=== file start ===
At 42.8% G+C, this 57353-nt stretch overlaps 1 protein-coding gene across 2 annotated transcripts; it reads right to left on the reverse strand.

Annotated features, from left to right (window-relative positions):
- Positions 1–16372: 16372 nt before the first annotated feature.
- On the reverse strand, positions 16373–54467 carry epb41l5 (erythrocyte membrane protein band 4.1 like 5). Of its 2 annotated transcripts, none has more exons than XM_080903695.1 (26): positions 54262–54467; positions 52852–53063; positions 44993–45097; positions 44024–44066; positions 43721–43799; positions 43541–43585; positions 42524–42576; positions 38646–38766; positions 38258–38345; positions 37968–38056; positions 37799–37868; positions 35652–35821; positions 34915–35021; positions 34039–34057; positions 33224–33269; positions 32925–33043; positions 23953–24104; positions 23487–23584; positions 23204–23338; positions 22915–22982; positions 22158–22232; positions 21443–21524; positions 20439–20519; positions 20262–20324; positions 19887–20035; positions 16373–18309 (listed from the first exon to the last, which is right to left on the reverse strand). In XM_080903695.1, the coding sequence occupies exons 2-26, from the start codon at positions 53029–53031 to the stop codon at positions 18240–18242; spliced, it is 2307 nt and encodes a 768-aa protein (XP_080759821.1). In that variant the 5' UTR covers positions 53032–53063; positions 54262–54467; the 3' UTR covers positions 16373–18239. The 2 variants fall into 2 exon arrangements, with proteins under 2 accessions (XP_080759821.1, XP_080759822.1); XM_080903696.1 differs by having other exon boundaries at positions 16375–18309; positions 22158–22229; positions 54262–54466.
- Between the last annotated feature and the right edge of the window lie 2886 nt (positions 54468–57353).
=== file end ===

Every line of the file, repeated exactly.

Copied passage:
At 42.8% G+C, this 57353-nt stretch overlaps 1 protein-coding gene across 2 annotated transcripts; it reads right to left on the reverse strand.

Annotated features, from left to right (window-relative positions):
- Positions 1–16372: 16372 nt before the first annotated feature.
- On the reverse strand, positions 16373–54467 carry epb41l5 (erythrocyte membrane protein band 4.1 like 5). Of its 2 annotated transcripts, none has more exons than XM_080903695.1 (26): positions 54262–54467; positions 52852–53063; positions 44993–45097; positions 44024–44066; positions 43721–43799; positions 43541–43585; positions 42524–42576; positions 38646–38766; positions 38258–38345; positions 37968–38056; positions 37799–37868; positions 35652–35821; positions 34915–35021; positions 34039–34057; positions 33224–33269; positions 32925–33043; positions 23953–24104; positions 23487–23584; positions 23204–23338; positions 22915–22982; positions 22158–22232; positions 21443–21524; positions 20439–20519; positions 20262–20324; positions 19887–20035; positions 16373–18309 (listed from the first exon to the last, which is right to left on the reverse strand). In XM_080903695.1, the coding sequence occupies exons 2-26, from the start codon at positions 53029–53031 to the stop codon at positions 18240–18242; spliced, it is 2307 nt and encodes a 768-aa protein (XP_080759821.1). In that variant the 5' UTR covers positions 53032–53063; positions 54262–54467; the 3' UTR covers positions 16373–18239. The 2 variants fall into 2 exon arrangements, with proteins under 2 accessions (XP_080759821.1, XP_080759822.1); XM_080903696.1 differs by having other exon boundaries at positions 16375–18309; positions 22158–22229; positions 54262–54466.
- Between the last annotated feature and the right edge of the window lie 2886 nt (positions 54468–57353).